Abeer Dahiya and Ashwin Ramaswami in Opinion
We write in response to a previous article in the Review entitled “Why Stanford protestors are wrong about India’s citizenship bill” by Neelay Trivedi ’23. We’d encourage you to read that article if you haven’t already. The article contains several logical and factual inconsistencies and lacks context, and we attempt to lay out these criticisms here.
The Citizenship Amendment Act (CAA) allows all Hindu, Sikh, Buddhist, Jain, Parsi or Christian immigrants from Afghanistan, Bangladesh or Pakistan who entered India before December 31, 2014 to be no longer considered illegal migrants by Indian authorities and expedites their citizenship process.
A core criticism of the CAA is that it excludes Muslims who have faced religious persecution. Trivedi responds by suggesting that the CAA does not affect the existing citizenship process for Muslims. Yet the existing process already heavily favors CAA-covered immigrants, such as the expedited granting of a long-term visa, a common prerequisite for citizenship.
While illegal CAA-protected immigrants have been granted amnesty through the CAA, illegal Muslim immigrants will retain their illegal status, denying them any legal pathway to citizenship whatsoever. Thus, while Trivedi is technically correct that the CAA “does nothing to limit or modify” the existing citizenship pathway, that process is hardly a viable option for Muslims.
In response, Trivedi states the difficulty of identifying Muslims who have “genuinely faced religious persecution.” However, there is no reason this difficulty would only apply to Muslims. A member of India’s ruling political party even recently admitted that “[o]ne cannot prove religious persecution” for CAA-covered immigrants and that the government would need to devise “in-house processes” instead (such as self-declaration of persecution).
Trivedi also claims that religious minorities such as Ahmadiyyas are “outside the scope of the CAA” because of a “legal precedent” set by a 1970 Kerala High Court decision that allowed Ahmadiyyas the right to call themselves Muslims. However, nothing here excludes the CAA drafters from adding the word “Ahmadiyya” (or any group, for that matter) to it. It is a cruel irony that Trivedi utilizes the very case upholding Ahmadiyyas’ religious freedoms in his attempt to justify not recognizing the religious persecution of Ahmadiyyas under the CAA.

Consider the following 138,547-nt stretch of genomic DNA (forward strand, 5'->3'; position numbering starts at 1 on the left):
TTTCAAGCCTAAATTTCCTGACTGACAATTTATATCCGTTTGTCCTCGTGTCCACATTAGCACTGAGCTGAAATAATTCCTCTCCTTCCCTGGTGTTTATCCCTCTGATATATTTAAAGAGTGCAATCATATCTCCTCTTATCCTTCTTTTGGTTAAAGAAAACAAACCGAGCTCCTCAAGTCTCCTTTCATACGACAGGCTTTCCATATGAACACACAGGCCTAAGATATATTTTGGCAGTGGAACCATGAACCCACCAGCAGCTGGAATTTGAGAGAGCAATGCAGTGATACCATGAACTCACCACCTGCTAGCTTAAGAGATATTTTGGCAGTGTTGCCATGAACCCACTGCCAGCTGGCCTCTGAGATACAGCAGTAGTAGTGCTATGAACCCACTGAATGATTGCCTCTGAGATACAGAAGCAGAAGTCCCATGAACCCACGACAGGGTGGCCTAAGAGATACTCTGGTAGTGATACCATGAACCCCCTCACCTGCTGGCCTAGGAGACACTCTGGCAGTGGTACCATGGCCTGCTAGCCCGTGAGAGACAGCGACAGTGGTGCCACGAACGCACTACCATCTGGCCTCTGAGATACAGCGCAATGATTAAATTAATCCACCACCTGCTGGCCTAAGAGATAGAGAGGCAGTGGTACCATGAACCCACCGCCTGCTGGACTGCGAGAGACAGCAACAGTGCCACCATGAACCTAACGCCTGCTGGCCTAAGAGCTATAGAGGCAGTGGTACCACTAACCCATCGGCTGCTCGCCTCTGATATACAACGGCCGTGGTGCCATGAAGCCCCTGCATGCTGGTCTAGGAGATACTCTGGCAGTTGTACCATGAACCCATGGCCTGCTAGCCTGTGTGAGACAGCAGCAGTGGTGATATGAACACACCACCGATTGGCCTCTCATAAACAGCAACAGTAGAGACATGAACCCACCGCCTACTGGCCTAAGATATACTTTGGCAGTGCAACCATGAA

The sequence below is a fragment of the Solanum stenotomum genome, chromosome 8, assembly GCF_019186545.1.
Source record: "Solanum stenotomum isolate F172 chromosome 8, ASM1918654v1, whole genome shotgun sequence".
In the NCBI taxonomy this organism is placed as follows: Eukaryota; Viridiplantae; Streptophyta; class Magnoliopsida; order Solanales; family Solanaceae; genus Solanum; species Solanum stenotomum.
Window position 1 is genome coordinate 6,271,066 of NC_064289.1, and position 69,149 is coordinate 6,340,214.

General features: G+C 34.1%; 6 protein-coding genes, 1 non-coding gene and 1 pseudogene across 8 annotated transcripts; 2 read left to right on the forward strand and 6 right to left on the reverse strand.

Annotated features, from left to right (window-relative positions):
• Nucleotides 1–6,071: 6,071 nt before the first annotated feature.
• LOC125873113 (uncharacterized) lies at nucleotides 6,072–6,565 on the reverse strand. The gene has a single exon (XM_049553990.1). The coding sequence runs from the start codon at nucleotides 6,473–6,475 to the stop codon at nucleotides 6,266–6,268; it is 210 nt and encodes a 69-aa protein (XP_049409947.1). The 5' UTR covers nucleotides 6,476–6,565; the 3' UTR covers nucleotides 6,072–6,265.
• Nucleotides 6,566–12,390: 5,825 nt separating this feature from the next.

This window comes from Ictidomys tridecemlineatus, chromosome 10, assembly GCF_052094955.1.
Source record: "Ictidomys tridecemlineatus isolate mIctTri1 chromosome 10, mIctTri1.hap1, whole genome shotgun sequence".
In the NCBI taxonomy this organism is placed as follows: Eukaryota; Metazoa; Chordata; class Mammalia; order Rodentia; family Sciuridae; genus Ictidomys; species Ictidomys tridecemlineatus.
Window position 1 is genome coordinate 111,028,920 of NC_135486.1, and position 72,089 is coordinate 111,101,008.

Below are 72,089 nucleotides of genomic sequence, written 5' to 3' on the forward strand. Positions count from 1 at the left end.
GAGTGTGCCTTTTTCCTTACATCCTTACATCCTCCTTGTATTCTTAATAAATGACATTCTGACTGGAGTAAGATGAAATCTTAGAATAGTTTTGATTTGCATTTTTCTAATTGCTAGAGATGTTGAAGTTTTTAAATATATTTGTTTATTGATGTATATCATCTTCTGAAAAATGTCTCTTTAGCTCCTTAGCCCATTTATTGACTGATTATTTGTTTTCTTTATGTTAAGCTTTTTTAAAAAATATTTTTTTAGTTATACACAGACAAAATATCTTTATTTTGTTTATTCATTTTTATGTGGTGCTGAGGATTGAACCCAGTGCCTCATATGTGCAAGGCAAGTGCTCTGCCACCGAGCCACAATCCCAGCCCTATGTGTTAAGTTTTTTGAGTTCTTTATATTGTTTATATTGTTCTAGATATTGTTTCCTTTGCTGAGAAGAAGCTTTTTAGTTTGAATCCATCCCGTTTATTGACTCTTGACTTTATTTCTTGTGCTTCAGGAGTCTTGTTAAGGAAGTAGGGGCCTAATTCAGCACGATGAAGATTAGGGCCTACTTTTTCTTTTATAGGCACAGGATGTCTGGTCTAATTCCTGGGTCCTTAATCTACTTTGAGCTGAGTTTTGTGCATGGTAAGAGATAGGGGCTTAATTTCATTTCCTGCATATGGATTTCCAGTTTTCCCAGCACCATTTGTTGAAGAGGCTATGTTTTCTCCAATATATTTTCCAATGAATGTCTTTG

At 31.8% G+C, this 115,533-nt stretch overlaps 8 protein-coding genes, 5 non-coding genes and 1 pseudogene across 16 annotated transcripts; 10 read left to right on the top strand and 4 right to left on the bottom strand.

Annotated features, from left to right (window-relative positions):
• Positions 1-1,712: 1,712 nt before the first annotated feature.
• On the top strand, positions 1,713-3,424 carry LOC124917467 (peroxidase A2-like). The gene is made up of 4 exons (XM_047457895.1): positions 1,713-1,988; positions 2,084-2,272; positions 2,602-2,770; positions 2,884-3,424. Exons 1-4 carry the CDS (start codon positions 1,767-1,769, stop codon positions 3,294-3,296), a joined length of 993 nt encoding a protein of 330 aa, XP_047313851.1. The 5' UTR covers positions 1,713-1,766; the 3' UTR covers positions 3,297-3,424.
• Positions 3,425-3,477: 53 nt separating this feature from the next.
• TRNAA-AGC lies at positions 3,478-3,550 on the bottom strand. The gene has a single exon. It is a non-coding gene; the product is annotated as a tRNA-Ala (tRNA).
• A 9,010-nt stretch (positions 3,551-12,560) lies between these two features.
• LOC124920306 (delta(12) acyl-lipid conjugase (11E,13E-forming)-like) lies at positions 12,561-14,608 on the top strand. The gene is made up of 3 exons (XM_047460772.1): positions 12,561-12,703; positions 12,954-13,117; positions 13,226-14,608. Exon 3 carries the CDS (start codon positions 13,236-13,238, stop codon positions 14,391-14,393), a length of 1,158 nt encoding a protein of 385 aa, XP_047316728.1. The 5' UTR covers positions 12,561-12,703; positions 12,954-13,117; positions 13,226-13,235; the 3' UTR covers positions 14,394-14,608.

Given these facts, it is not clear why Trivedi insists that he “admire[s] India’s secular tradition” while treating two religious groups so differently. In order to make logical sense, such an argument has to accept a preference of non-Muslim over Muslim immigrants, a violation of that very tradition.
Lack of context
Further, Trivedi does not consider the CAA in the context of the National Registry of Citizens (NRC), a proposed register of all citizens in India. The state of Assam’s recent statewide NRC shows the dangers of a nationwide implementation. In the absence of proper documentation for many existing citizens, both Hindus and Muslims (even soldiers and elected politicians) were left off the list and faced the danger of being extradited to detention centers. However, the CAA shields non-Muslim religious groups from this fate but leaves authorities carte blanche to pursue Muslims, effectively laying the groundwork for Muslim-only detention camps.
The link between the CAA and a nationwide NRC is clear and unmistakable, given Union Home Minister Amit Shah’s own statements. Mr. Shah’s ministry is responsible for handling citizenship affairs nationwide.